SuperKid Savers Challenge

As a qualified accountant and living in a society that is falling around our ears due to debt I have always been very conscious about teaching my children the value of money.

Saving

I started to lay down the foundations of saving when they were born and both Elizabeth and Alison have a Child Trust Fund account and both mummy and daddy pay into it every month by direct debit. I know that if I had received a large amount of money when I turned 18 I would have wasted it but I hope that I can convince them a car or university fees would be more appropriate.

They also have individual Savings accounts which I pay some of their Child Benefit into, so they have had a bit of money accumulating for things such as clothes, school uniforms and shoes as and when we need it.

Elizabeth is a lot more into money than her sister and is fascinated by the money machines, she already knows my pin number and loves helping me to withdraw money from there. I always explain that the money is in there because Daddy goes to work and if we didn’t have any money in our work account then we couldn’t get any out. She asks if she can get a work out but I am pretty sure I might get done for slave labour if she starts a job at the age of 4.

Elizabeth has a few money boxes and she has lots of money in there, occasionally we cash some of it in when she wants to do something extra fun like go on a great day out or buy a toy that mummy won’t pay for. Elizabeth doesn’t like brown money and insists on silver or gold, brown money is for her little sister Alison who hasn’t quite worked out the difference yet and just enjoys having lots of coins. Elizabeth is suddenly very intrigued by paper money, it seems to be used when purchasing things that are a lot more fun, toys for instance or beautiful new clothes. Coin money is used for sweets which although good they do not last as long.

So how exactly does Elizabeth manage to get so much money at such a young age?

Spending

Being good with money is not all about saving it though, you have to know how to spend sensibly too so I allow both of the girls to have some responsibility over their money.

When Elizabeth got ill in August she received a few cards with money in to make her feel better, this was her first real encounter with paper money (as usually when it is in Birthday cards it just gets put into her savings account for when she wants something). I promised her that she could spend the money when she got out of the hospital and that was one of the first things she wanted to do. She had £20 in total and at each item she looked at I told her how much it cost and how much she would have left. She thought hard about what she wanted to buy and decided that a pink hobby horse for £5 and some sweets for £1 was a lot better than a toy for £20 and she happily put her change back into her purse for another day.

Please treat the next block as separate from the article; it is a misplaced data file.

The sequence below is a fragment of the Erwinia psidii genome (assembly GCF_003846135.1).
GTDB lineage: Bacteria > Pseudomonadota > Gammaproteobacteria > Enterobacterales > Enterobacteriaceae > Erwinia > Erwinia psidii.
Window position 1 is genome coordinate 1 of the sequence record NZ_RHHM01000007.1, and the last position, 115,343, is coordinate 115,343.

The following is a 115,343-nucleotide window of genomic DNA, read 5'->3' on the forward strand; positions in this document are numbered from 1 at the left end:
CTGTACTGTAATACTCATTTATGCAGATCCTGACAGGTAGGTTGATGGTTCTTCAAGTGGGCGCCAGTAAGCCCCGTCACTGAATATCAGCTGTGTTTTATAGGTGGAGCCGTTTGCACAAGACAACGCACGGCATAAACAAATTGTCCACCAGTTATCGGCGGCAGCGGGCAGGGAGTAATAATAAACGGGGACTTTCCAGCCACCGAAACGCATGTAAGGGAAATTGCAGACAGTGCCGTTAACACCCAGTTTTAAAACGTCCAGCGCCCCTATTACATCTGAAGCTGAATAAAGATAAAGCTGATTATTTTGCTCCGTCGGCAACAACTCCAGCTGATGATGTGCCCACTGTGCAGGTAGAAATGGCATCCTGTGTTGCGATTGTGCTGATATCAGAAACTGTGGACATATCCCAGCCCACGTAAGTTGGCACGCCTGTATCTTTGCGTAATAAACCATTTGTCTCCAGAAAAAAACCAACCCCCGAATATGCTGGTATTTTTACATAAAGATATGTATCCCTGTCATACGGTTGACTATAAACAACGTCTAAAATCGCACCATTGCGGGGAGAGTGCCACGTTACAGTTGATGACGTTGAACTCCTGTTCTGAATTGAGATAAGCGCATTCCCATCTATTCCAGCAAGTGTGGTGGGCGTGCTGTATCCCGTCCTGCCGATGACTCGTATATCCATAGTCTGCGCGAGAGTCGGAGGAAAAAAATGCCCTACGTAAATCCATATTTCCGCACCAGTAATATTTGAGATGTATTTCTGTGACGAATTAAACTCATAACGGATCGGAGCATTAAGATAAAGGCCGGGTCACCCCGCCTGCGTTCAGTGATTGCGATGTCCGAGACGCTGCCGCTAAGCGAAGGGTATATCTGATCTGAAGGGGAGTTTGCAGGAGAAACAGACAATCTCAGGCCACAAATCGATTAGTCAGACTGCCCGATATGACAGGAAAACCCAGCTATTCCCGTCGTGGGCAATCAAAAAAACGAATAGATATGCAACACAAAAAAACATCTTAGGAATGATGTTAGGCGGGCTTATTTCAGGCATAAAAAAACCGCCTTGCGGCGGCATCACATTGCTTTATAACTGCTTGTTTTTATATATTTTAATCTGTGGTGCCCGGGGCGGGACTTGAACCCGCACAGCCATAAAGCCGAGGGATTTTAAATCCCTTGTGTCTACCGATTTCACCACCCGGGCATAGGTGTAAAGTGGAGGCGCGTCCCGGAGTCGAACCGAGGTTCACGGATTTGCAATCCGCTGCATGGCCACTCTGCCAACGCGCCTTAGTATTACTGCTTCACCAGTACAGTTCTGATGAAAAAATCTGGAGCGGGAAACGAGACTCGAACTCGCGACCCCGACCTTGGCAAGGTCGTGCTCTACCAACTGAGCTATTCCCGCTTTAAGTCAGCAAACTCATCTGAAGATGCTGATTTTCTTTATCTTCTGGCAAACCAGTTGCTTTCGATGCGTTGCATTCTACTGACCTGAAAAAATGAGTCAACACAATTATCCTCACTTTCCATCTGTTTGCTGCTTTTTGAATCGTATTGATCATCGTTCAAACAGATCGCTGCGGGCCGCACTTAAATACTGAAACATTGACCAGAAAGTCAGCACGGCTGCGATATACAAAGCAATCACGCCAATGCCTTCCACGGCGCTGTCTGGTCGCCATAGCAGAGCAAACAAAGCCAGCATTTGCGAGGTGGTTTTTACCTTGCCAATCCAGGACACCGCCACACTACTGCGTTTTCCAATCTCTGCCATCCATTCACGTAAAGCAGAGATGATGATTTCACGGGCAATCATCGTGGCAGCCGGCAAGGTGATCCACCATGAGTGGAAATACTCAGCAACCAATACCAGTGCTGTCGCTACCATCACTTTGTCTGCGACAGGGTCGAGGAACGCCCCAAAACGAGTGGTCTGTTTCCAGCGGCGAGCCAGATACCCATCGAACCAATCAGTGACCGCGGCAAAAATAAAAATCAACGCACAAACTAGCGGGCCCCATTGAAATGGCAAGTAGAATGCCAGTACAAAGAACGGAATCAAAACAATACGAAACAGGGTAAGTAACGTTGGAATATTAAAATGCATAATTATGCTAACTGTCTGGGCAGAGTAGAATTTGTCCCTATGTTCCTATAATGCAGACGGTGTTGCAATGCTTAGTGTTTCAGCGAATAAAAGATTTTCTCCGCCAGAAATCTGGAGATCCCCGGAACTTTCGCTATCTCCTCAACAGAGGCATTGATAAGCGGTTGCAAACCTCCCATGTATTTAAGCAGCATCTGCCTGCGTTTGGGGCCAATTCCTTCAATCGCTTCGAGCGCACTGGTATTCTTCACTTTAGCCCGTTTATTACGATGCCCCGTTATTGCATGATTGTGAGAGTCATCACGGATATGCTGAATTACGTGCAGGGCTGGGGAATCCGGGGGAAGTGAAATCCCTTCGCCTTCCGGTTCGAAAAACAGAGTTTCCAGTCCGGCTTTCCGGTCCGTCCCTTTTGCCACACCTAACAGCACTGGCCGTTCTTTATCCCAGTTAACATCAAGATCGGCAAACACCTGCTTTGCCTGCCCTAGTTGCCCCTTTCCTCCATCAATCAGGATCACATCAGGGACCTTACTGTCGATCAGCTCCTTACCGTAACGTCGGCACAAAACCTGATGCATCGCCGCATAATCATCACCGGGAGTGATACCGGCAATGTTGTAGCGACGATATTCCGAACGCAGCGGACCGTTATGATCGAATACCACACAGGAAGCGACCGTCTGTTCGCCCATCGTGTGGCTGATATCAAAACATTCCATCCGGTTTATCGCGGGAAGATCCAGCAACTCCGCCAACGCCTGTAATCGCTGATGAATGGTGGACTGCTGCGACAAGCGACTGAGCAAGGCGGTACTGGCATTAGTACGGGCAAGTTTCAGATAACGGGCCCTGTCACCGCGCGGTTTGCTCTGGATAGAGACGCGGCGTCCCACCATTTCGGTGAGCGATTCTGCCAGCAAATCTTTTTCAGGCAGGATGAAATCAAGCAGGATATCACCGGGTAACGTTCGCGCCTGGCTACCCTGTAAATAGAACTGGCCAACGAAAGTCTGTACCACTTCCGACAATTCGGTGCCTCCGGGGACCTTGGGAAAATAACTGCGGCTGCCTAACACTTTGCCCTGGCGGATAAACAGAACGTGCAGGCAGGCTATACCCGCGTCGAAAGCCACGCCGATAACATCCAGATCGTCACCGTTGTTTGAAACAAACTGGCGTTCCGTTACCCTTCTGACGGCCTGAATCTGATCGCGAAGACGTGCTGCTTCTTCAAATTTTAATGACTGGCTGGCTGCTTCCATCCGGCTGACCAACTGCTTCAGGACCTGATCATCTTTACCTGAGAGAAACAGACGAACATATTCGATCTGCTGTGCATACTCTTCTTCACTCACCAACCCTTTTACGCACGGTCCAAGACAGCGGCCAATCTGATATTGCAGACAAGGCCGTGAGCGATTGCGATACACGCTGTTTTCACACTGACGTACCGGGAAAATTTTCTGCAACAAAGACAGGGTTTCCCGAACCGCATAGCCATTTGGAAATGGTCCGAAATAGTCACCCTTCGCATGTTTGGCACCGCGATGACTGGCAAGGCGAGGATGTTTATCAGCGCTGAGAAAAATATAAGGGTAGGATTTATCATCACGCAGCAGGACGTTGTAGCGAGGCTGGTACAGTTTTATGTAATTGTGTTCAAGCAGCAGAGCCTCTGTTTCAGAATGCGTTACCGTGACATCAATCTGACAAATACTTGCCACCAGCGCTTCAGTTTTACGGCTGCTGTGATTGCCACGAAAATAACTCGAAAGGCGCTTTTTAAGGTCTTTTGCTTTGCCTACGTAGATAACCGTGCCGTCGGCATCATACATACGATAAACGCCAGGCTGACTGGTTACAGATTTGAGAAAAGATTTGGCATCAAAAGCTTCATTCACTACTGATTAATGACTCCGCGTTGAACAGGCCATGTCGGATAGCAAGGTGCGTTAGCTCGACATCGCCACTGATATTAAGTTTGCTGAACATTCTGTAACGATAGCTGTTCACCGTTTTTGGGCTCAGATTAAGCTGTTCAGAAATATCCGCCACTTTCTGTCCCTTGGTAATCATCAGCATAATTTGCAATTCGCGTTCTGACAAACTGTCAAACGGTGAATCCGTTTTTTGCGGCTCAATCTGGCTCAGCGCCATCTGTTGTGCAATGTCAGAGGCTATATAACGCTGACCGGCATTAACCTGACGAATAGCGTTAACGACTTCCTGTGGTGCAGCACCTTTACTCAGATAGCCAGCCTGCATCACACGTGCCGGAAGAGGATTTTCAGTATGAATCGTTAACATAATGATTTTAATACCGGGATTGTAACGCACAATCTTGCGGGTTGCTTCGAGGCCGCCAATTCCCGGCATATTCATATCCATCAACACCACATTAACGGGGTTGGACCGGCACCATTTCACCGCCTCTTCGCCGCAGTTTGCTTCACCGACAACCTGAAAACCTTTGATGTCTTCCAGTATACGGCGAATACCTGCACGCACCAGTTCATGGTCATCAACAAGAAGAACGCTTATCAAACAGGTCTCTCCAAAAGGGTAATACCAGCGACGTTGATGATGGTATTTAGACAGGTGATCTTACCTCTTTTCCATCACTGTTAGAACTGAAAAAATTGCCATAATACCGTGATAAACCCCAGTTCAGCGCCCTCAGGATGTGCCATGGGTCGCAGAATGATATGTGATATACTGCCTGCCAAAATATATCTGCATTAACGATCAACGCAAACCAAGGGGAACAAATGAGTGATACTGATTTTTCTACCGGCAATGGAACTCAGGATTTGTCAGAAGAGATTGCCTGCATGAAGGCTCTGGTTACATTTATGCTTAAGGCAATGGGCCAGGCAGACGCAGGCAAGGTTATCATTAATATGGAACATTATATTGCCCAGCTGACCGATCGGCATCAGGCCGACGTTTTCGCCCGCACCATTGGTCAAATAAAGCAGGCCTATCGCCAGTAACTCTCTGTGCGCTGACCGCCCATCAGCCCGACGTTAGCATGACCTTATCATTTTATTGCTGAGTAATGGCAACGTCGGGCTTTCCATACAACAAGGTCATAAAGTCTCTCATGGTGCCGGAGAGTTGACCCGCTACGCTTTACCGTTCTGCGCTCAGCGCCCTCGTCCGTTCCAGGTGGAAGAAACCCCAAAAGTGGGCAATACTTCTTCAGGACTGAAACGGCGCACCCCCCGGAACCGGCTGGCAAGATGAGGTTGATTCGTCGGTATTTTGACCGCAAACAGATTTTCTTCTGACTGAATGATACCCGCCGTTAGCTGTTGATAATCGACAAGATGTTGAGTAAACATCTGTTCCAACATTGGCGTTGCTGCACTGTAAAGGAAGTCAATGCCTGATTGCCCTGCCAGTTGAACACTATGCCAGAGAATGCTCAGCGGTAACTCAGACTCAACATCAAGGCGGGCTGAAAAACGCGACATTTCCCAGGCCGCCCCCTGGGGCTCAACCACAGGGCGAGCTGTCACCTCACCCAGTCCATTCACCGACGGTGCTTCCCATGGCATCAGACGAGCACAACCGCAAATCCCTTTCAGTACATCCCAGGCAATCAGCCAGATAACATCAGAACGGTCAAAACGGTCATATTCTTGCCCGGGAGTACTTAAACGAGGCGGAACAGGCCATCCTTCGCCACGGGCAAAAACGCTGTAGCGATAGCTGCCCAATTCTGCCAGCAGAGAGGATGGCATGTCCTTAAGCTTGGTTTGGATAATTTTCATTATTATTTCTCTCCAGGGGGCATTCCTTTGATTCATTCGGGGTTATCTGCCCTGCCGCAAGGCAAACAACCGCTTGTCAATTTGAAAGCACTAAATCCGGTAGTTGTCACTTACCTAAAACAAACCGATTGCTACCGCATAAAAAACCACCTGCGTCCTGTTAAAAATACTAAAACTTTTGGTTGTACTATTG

Whenever we are planning a day out or a holiday both of the girls are given a purse with a set amount of money inside, this money is for them to spend as they like but Mummy and Daddy refuse to spend any more on them once their money has gone.

A good example of this being successful was when we went to our local fireworks display, there was a funfair and candyfloss and balloons and flashing lights, everything a child could wish for and everything a parents pocket groans about. Both girls were given £10, that was all they were allowed no questions asked.

Elizabeth had been begging for a Scooby Doo umbrella which I had so far resisted in buying for her (I mean how many umbrellas does one kid need even when we do live in Manchester), the umbrella cost £5 her aim at the end of the night was to have £5 left to buy her umbrella the next day. A go on hook the duck (£2.50) a bag of Candyfloss (£1) and a hotdog (£1.50) later and it was time to go home with a nice crisp £5 still in her purse. The next day she bought her umbrella and handed her money over with a big smile on her face.

Alison also had £10, she hadn’t seen the Scooby Doo umbrella but never one to miss out decided she wanted one too. She played hook the duck (£2.50), shared some of her sisters candyfloss (£0) and ate the leftovers from her sisters hotdog (£0). The next day she bought a Scooby Doo umbrella too and still had £2.50 left in her purse, she is a shrewd one that girl.

We also give the girls some spending money when we go to Butlins, they can use it on the arcade, the candyfloss machine, the sweet store or buy something to keep but whatever they spend it on they know that when their purse is empty they can’t spend anymore money.

I think I have taught them well now if only I can remember those tricks when I am out shopping.

This post was written as an entry to Moneysupermarket.com SuperKid Savers Challenge.

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